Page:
Vol. 108 2024 Issue 2 (Mar/Apr)

Against a Rising Tide of Regulation, Banks Must Row Together


The sobering reality for banks right now is that rougher seas are likely ahead, but our best hope is to row together.

Whenever a new election cycle comes along, it’s not uncommon to hear pundits make mention of “red waves” or “blue waves,” denoting potential power swings in Congress. But as bankers contemplate the future of our country and the policy environment that will shape the future of our industry, there’s another wave that we need to talk about: a tsunami of complex regulation that’s hitting the banking sector as we speak.

To be sure, the tide turned quickly: Last year’s turbulent spring ignited a rulemaking frenzy at the banking agencies. Suddenly, new proposals sprang up to increase bank capital levels, impose a new long-term debt requirement and make the resolution planning process more complex.

Simultaneously, the Consumer Financial Protection Bureau imposed long-awaited small business reporting requirements under Section 1071 of the Dodd-Frank Act that went far above what was outlined in the statute. The Federal Reserve issued a proposal to cap interchange fees under Regulation II, and the Federal Deposit Insurance Corporation is now pursuing significant changes to its corporate governance guidelines.

Against all that, the agencies finalized a long-awaited update to the Community Reinvestment Act framework — a staggeringly complex, 1,500-page final rule that creates significant new requirements that have the potential to fundamentally alter banks’ business strategies.

Meanwhile in Congress, banks face the resurgent threat of the so-called “Credit Card Competition Act,” which would apply Durbin Amendment-like provisions to credit cards — the equivalent of lawmakers taking money from banks and putting it into the cash registers of mega-retailers.

Taken together, these policies place a tremendous cost and compliance burden on banks of all sizes at a time when they already face a tough operating environment due to a protracted period of high interest rates and ongoing geopolitical tensions.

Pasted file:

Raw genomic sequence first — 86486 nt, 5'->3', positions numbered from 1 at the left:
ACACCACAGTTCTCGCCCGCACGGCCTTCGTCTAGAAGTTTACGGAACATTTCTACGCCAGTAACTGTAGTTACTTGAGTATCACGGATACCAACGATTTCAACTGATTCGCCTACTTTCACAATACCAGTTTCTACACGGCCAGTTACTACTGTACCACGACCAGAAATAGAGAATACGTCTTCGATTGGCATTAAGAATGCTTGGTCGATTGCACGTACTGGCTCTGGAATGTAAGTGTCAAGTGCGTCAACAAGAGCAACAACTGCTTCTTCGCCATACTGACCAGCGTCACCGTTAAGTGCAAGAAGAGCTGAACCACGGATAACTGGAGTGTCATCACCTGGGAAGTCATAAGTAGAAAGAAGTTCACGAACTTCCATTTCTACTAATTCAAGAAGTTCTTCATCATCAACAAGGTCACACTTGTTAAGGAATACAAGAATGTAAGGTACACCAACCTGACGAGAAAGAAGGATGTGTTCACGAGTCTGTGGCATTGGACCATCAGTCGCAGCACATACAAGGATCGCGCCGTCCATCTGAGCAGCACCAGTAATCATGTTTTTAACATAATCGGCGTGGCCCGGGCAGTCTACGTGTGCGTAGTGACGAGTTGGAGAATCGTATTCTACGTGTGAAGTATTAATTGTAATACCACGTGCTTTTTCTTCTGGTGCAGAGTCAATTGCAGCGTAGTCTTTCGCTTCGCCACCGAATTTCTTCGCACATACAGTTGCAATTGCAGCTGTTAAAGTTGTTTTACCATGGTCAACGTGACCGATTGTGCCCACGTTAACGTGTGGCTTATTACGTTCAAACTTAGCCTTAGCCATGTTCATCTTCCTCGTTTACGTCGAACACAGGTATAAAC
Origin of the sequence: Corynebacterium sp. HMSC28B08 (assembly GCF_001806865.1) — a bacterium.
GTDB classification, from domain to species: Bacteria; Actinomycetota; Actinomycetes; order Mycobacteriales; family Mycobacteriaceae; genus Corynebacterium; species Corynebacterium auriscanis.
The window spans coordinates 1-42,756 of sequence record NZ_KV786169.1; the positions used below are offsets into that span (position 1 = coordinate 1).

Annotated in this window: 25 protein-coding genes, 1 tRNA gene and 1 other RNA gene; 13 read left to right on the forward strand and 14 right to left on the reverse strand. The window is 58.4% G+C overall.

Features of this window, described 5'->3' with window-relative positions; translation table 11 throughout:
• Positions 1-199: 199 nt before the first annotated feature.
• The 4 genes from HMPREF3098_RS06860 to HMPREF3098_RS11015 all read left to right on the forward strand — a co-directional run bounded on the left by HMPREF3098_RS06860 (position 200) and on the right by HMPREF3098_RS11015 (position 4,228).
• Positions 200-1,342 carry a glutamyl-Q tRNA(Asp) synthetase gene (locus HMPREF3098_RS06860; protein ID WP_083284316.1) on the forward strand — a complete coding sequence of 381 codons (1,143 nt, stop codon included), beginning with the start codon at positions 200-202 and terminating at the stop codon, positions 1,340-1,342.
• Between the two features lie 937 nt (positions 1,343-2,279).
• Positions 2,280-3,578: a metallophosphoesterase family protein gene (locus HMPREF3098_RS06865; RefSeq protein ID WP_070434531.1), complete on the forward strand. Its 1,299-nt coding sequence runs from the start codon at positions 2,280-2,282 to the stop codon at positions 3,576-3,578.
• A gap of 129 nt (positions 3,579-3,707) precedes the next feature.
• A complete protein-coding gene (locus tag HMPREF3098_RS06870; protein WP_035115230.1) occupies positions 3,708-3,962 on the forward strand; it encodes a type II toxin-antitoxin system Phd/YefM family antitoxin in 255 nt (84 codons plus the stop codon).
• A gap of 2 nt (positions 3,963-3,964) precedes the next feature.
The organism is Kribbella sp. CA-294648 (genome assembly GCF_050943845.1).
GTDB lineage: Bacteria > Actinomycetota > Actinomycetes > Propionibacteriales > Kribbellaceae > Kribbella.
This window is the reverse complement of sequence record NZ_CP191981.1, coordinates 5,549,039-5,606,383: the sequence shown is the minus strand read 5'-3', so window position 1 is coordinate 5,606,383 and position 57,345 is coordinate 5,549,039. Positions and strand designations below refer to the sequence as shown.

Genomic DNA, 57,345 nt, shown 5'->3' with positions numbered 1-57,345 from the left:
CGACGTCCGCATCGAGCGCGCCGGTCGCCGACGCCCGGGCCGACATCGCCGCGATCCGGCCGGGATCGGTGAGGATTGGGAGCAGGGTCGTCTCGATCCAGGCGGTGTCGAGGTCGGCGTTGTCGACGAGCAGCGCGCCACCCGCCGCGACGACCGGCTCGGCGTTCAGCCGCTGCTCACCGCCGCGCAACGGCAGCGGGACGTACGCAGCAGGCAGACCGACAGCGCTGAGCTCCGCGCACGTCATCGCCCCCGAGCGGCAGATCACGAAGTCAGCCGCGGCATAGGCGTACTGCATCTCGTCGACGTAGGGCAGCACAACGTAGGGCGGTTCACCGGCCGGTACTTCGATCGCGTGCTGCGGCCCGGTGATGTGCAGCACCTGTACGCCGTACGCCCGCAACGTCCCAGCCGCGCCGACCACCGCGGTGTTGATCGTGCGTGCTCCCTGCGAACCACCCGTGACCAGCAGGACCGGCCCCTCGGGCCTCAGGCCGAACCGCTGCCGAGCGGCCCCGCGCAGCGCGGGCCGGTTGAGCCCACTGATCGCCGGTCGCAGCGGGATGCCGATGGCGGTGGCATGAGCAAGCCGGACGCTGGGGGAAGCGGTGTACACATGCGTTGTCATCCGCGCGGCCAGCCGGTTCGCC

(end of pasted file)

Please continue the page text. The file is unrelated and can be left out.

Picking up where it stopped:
These policies will also have devastating effects for consumers. Banking is, after all, a business. For banks to offer the full range of financial products and services to meet the needs of communities, they need to be profitable and have an operating environment that supports growth.

The current regulatory landscape will do the opposite. Banks that are already considered well-capitalized by regulators’ own admission will be forced to hold even more capital in reserve, which means less capital will be available to lend to the local small business looking to expand or to the young family looking to buy their first home. Simultaneously, changes to the fee income streams upon which banks have long depended could spell the end of free or low-cost checking products and popular rewards programs that consumers value.

What’s perhaps most concerning, however, is the fact that regulators don’t seem to understand the full impact of their actions. As we observed with the Reg II rulemaking and the so-called “Basel III endgame” proposal, regulators are failing to adequately assess the potential costs of the individual regulations on banks and consumers, let alone contemplate what the cumulative impact of all these rules would be.

ABA is sounding the alarm. We need to make sure policymakers in Washington — from members of the administration to lawmakers in Congress and regulators holding the rule-writing pens — understand that regulatory burden has a real-world cost, not just for banks but for consumers, small businesses and the American economy.

If you’re reading this, I urge you to help us tell that story. Join our Bank Ambassador program to rekindle relationships with your congressional delegation and help educate policymakers about banking. Stay informed and send a letter about an issue that will affect your bank through ABA’s grassroots platform,

The sobering reality for banks right now is that rougher seas are likely ahead, but our best hope is to row together.

Rob Nichols has been president and CEO of the American Bankers Association since 2015 after 10 years at the helm of the Financial Services Forum, a nonpartisan economic policy and advocacy organization. He also served in the George W. Bush administration as assistant secretary for public affairs at the Treasury Department.

Email Rob at

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